Rancho Cotate High and Tech High: School officials say both could benefit by increased enrollment from reconfiguration.
The board Monday night emphasized creating an identity for the district — and floated ideas such as creating a specialty environment and technology curriculum at Thomas Page, forming Spanish-English immersion classes, holding classes year-round at one campus and finding ways to implement more programs centered around the arts, sports and sciences.
The crux behind all the moves is to halt interdistrict transfers and lower class sizes — cited as the most dire problems for a district with steady declining enrollment over the last decade. Nearly 700 students have left the district this school year, Haley said, as he presented a six-inch wide binder full of yellow transfer slips.
Cotati-Rohnert Park has experienced the in district enrollment countywide. This year, 5,913. students were enrolled. Compare that with 8,300 10 years ago.
"We know parents are leaving to go to other school districts because class sizes are lower," in early December. "The most important thing in our school district, for me, is keeping families and students enrolled here."
Kaufman and Haley estimated that 95 percent of interdistrict transfers since the closure of La Fiesta were from the neighborhood, in L Section. The majority of those students have tranferred to Gravenstein Union School District in Sebastopol, they said.
"We're still researching how many students we retained from the closure," Kaufman said.
Kaufman said in opening La Fiesta, the district is still examining what it would cost to enroll a first class of students; to pay for district transportation at Thomas Page and what kinds of instructional focus the sites would have.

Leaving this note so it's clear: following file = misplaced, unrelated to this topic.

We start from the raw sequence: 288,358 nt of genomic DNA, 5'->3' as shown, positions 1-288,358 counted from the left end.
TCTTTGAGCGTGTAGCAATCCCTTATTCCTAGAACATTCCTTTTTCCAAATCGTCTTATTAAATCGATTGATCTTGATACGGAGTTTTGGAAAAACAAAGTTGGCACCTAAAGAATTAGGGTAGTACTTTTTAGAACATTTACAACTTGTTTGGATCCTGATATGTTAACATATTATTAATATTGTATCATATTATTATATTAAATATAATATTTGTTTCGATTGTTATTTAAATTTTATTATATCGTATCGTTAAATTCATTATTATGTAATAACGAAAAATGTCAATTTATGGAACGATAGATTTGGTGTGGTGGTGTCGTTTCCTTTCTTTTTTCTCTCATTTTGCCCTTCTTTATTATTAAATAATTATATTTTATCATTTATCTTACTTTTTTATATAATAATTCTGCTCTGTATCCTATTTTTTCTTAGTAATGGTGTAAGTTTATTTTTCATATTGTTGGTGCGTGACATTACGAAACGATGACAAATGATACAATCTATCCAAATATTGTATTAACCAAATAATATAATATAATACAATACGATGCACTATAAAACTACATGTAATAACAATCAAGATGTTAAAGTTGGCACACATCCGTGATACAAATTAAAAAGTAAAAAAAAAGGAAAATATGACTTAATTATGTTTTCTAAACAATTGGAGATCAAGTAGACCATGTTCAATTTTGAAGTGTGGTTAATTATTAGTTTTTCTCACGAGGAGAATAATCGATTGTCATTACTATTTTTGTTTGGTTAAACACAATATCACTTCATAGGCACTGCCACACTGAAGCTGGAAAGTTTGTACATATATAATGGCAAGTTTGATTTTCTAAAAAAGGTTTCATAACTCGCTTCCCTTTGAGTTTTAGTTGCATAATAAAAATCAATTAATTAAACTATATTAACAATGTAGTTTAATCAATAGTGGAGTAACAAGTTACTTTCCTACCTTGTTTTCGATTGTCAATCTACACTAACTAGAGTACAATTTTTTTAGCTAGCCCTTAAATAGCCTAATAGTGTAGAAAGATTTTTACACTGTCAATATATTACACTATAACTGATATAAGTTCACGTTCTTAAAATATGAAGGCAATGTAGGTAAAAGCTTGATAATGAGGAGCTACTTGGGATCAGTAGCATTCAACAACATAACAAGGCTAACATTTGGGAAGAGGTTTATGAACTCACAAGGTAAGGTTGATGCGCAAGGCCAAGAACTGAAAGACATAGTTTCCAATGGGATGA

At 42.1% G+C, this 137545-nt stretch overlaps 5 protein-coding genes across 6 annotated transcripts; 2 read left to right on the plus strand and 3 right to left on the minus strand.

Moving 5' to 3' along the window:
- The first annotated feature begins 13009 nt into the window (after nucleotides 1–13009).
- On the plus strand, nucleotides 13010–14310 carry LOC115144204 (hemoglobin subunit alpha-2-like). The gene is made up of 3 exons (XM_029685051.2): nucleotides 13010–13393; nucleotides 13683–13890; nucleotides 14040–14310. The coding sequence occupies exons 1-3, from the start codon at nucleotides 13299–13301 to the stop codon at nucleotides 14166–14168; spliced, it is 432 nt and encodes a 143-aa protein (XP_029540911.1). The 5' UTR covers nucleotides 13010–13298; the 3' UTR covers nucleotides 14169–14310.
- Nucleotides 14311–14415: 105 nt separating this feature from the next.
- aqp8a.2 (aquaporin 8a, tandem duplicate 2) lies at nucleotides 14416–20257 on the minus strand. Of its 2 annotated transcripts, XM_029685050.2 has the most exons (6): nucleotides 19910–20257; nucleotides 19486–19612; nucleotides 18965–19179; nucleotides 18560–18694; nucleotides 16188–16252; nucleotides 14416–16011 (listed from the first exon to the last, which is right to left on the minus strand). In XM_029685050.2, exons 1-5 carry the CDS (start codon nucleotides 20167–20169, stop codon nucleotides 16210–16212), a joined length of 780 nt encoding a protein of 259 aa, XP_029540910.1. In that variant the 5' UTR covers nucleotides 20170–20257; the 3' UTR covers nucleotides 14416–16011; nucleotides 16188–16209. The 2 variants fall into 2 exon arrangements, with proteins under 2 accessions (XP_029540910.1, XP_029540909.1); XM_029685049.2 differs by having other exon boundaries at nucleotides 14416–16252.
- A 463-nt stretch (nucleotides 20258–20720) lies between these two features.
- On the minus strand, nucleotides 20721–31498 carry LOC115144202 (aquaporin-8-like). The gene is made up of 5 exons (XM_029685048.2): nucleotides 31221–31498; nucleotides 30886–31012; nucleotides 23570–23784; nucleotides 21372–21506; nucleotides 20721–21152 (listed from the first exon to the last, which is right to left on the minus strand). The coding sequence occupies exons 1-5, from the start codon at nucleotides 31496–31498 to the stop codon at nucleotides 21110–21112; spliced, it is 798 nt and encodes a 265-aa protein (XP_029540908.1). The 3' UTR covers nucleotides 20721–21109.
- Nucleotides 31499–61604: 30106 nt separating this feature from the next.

Transportation alone would cost $200,000 a year — most of which is subsidized by the district.
"The current proposal for the state budget eliminates all of that funding for future years," said Anne Barron, the district chief financial officer. "If there is no funding, we are considering eliminating our home to school transportation program."
However, she said, "reopening La Fiesta would reduce the number of families affected by ending that program. The concept is that some students currently being transported to Thomas Page would again have a school in their neighborhood within walking distance."
Transportation changes would not impact special education students, however.
Officials wants to attract back students who may have migrated out of the city, and from other schools within the district. Preliminary numbers show that roughly 120 kids who would be attending K-6 grades next year live in L Section and attend other schools in the district, and an additonal 98 go to other schools outside the district.